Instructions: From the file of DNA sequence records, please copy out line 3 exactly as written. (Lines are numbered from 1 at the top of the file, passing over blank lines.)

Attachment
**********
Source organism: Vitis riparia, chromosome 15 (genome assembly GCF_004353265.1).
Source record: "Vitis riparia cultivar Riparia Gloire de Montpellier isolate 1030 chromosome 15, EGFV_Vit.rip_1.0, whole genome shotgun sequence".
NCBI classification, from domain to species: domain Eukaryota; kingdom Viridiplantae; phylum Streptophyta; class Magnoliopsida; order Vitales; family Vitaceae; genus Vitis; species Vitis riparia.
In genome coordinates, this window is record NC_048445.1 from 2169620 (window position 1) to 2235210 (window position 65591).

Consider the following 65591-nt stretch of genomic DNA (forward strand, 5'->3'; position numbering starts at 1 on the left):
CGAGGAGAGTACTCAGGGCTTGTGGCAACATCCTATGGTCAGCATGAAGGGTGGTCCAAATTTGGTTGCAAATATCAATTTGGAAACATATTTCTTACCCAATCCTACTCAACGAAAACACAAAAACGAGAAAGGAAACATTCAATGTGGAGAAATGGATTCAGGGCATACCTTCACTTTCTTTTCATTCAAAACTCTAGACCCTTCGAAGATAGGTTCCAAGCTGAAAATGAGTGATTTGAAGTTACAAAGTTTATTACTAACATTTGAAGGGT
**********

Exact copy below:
NCBI classification, from domain to species: domain Eukaryota; kingdom Viridiplantae; phylum Streptophyta; class Magnoliopsida; order Vitales; family Vitaceae; genus Vitis; species Vitis riparia.